21st Century Fox CEO James Murdoch continued to point to the superiority of streaming to traditional broadcast TV.
Speaking at UBS' annual Global Media and Communications Conference in New York Monday, Murdoch said it was possible that Fox could launch a direct-to-consumer model at some point, but at this point the company was focused on opportunities created by advertising innovation and by working with new third-party digital distributors.
As an owner of subscriber businesses in international markets, Murdoch noted that the direct-to-consumer business is "super hard." But he noted that digital distributors offer less friction for consumers and a better user experience. More importantly, when viewers shift from traditional platforms like Comcast's Xfinity to Hulu, Fox is better able to monetize them. "It's a much better trade for us," he said.
He added that the national ad market continues to look healthy. "We feel pretty good about the advertising market now," he said.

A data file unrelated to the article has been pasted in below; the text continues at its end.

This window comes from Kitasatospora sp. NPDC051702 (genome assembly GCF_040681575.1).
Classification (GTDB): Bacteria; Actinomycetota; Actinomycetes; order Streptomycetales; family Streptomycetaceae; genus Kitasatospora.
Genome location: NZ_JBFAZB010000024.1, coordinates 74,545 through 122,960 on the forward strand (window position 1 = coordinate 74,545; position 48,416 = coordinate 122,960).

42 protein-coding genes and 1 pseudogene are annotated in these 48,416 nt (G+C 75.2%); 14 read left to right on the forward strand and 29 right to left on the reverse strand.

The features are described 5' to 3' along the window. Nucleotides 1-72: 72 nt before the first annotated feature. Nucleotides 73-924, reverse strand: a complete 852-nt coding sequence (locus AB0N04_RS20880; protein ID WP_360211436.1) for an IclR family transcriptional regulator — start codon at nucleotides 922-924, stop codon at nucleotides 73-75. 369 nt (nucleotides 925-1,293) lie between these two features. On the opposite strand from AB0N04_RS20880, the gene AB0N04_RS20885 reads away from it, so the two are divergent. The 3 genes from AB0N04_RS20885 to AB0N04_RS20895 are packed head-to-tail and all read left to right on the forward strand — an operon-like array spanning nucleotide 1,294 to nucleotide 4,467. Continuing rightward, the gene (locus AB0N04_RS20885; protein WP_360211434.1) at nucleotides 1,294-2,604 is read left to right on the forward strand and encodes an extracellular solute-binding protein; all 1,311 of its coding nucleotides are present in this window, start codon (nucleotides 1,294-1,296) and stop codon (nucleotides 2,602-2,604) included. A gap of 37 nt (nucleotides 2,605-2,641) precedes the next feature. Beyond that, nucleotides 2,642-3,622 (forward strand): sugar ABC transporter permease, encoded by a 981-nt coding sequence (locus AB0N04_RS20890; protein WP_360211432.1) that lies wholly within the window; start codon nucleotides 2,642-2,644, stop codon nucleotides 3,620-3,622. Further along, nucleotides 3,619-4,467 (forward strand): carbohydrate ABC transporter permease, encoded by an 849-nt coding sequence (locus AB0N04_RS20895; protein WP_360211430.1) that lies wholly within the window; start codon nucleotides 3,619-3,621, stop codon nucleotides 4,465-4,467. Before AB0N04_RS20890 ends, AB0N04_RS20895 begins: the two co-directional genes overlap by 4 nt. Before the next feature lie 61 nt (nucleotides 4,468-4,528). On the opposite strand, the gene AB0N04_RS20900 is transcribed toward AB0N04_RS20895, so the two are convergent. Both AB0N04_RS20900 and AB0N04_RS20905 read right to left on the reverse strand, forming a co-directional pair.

Murdoch also said that despite consolidation going on in the industry, with AT&T acquiring Time Warner and CBS and Viacom studying a combination, 21st Century Fox felt good about its ability to compete.
"We don't feel the need to acquire some other large piece," he said. "This is not about empire building or scale for scale's sake."
Murdoch also said he was pleased with progress at Fox News, where CEO Roger Ailes was ousted earlier this year.
He said that primetime talent changes were working well and that after the election, Fox News' ratings have fallen less than its competitors', giving it a bigger share.
Jon has been business editor of Broadcasting+Cable since 2010. He focuses on revenue-generating activities, including advertising and distribution, as well as executive intrigue and merger and acquisition activity. Just about any story is fair game, if a dollar sign can make its way into the article. Before B+C, Jon covered the industry for TVWeek, Cable World, Electronic Media, Advertising Age and The New York Post. A native New Yorker, Jon is hiding in plain sight in the suburbs of Chicago.
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